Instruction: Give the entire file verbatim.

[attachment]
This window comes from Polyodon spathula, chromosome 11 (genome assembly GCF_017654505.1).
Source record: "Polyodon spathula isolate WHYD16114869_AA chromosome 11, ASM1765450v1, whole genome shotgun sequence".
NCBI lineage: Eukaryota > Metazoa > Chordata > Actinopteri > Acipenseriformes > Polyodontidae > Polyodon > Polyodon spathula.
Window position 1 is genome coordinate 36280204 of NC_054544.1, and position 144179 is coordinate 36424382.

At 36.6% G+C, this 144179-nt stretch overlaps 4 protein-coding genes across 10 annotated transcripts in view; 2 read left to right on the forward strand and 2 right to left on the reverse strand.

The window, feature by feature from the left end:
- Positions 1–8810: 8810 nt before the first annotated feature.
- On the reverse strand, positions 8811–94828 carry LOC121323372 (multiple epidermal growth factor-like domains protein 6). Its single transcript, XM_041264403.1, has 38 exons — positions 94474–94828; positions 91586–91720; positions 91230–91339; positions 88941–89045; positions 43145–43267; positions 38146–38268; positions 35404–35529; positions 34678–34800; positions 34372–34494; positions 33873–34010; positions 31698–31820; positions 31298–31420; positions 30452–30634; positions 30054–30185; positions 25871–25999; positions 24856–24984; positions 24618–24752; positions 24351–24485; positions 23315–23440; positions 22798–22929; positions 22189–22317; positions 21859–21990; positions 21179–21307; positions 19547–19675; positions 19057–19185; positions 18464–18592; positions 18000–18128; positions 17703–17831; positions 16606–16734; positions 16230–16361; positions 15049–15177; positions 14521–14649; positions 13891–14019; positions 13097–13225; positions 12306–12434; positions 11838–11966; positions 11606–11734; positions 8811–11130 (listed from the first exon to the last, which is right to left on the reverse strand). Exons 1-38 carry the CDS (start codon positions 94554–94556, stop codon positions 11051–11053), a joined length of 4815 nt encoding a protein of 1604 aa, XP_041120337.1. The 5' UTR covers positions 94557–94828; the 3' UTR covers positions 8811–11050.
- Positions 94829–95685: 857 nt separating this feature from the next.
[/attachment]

This window comes from Polyodon spathula, chromosome 11 (genome assembly GCF_017654505.1).
Source record: "Polyodon spathula isolate WHYD16114869_AA chromosome 11, ASM1765450v1, whole genome shotgun sequence".
NCBI lineage: Eukaryota > Metazoa > Chordata > Actinopteri > Acipenseriformes > Polyodontidae > Polyodon > Polyodon spathula.
Window position 1 is genome coordinate 36280204 of NC_054544.1, and position 144179 is coordinate 36424382.

At 36.6% G+C, this 144179-nt stretch overlaps 4 protein-coding genes across 10 annotated transcripts in view; 2 read left to right on the forward strand and 2 right to left on the reverse strand.

The window, feature by feature from the left end:
- Positions 1–8810: 8810 nt before the first annotated feature.
- On the reverse strand, positions 8811–94828 carry LOC121323372 (multiple epidermal growth factor-like domains protein 6). Its single transcript, XM_041264403.1, has 38 exons — positions 94474–94828; positions 91586–91720; positions 91230–91339; positions 88941–89045; positions 43145–43267; positions 38146–38268; positions 35404–35529; positions 34678–34800; positions 34372–34494; positions 33873–34010; positions 31698–31820; positions 31298–31420; positions 30452–30634; positions 30054–30185; positions 25871–25999; positions 24856–24984; positions 24618–24752; positions 24351–24485; positions 23315–23440; positions 22798–22929; positions 22189–22317; positions 21859–21990; positions 21179–21307; positions 19547–19675; positions 19057–19185; positions 18464–18592; positions 18000–18128; positions 17703–17831; positions 16606–16734; positions 16230–16361; positions 15049–15177; positions 14521–14649; positions 13891–14019; positions 13097–13225; positions 12306–12434; positions 11838–11966; positions 11606–11734; positions 8811–11130 (listed from the first exon to the last, which is right to left on the reverse strand). Exons 1-38 carry the CDS (start codon positions 94554–94556, stop codon positions 11051–11053), a joined length of 4815 nt encoding a protein of 1604 aa, XP_041120337.1. The 5' UTR covers positions 94557–94828; the 3' UTR covers positions 8811–11050.
- Positions 94829–95685: 857 nt separating this feature from the next.